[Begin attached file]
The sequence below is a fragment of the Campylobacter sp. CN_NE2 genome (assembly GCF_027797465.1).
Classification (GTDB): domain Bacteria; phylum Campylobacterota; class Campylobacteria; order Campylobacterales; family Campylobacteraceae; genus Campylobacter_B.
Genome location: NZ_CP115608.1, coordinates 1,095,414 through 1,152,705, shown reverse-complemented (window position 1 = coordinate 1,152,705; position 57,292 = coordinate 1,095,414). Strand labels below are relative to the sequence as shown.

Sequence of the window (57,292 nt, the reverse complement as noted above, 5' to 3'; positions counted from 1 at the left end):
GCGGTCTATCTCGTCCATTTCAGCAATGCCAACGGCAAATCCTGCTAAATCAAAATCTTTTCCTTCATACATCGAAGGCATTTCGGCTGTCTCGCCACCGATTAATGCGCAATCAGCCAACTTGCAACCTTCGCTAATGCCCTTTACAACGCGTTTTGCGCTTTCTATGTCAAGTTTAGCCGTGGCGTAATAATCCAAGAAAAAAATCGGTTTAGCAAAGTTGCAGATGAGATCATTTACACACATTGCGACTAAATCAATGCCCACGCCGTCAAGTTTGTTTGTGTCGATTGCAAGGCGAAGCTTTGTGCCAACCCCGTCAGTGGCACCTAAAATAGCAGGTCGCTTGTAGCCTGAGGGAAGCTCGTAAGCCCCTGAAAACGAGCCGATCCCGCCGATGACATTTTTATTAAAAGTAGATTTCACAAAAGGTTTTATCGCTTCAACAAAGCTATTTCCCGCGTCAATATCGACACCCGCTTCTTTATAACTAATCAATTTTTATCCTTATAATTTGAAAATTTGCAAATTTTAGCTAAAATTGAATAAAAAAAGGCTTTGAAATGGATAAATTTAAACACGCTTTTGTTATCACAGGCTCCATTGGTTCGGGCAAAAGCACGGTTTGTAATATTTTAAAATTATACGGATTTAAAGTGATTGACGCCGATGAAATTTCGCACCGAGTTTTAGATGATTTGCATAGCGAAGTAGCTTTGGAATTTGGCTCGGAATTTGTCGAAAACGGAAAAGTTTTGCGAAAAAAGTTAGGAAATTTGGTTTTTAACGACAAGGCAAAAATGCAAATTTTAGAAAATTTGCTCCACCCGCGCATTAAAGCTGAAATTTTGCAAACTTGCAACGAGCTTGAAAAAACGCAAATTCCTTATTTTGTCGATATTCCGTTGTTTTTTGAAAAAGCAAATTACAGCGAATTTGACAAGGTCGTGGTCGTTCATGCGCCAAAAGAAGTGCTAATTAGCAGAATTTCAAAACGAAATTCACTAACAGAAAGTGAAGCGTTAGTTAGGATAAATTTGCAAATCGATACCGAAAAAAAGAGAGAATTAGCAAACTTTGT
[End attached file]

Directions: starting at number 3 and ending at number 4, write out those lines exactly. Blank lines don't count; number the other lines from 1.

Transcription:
Genome location: NZ_CP115608.1, coordinates 1,095,414 through 1,152,705, shown reverse-complemented (window position 1 = coordinate 1,152,705; position 57,292 = coordinate 1,095,414). Strand labels below are relative to the sequence as shown.

Sequence of the window (57,292 nt, the reverse complement as noted above, 5' to 3'; positions counted from 1 at the left end):